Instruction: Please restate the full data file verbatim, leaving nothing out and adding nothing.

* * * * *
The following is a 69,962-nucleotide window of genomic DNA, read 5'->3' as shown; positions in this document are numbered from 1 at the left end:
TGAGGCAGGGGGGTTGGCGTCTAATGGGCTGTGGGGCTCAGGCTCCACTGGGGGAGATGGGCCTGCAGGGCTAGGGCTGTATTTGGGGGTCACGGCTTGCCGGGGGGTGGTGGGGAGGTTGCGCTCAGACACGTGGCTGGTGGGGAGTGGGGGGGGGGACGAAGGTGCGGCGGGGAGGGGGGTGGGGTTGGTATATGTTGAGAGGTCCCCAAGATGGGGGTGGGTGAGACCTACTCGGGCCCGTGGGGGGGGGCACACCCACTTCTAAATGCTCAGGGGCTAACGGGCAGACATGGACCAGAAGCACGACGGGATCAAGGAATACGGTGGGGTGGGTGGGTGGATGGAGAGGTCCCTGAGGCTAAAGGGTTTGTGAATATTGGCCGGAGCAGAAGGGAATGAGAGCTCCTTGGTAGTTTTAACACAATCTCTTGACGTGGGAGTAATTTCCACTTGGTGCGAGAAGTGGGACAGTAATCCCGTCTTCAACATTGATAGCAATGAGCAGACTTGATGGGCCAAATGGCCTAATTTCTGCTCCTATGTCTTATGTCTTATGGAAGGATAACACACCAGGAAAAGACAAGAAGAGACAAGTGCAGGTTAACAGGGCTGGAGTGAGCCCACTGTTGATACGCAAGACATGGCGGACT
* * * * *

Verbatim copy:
The following is a 69,962-nucleotide window of genomic DNA, read 5'->3' as shown; positions in this document are numbered from 1 at the left end:
TGAGGCAGGGGGGTTGGCGTCTAATGGGCTGTGGGGCTCAGGCTCCACTGGGGGAGATGGGCCTGCAGGGCTAGGGCTGTATTTGGGGGTCACGGCTTGCCGGGGGGTGGTGGGGAGGTTGCGCTCAGACACGTGGCTGGTGGGGAGTGGGGGGGGGGACGAAGGTGCGGCGGGGAGGGGGGTGGGGTTGGTATATGTTGAGAGGTCCCCAAGATGGGGGTGGGTGAGACCTACTCGGGCCCGTGGGGGGGGGCACACCCACTTCTAAATGCTCAGGGGCTAACGGGCAGACATGGACCAGAAGCACGACGGGATCAAGGAATACGGTGGGGTGGGTGGGTGGATGGAGAGGTCCCTGAGGCTAAAGGGTTTGTGAATATTGGCCGGAGCAGAAGGGAATGAGAGCTCCTTGGTAGTTTTAACACAATCTCTTGACGTGGGAGTAATTTCCACTTGGTGCGAGAAGTGGGACAGTAATCCCGTCTTCAACATTGATAGCAATGAGCAGACTTGATGGGCCAAATGGCCTAATTTCTGCTCCTATGTCTTATGTCTTATGGAAGGATAACACACCAGGAAAAGACAAGAAGAGACAAGTGCAGGTTAACAGGGCTGGAGTGAGCCCACTGTTGATACGCAAGACATGGCGGACT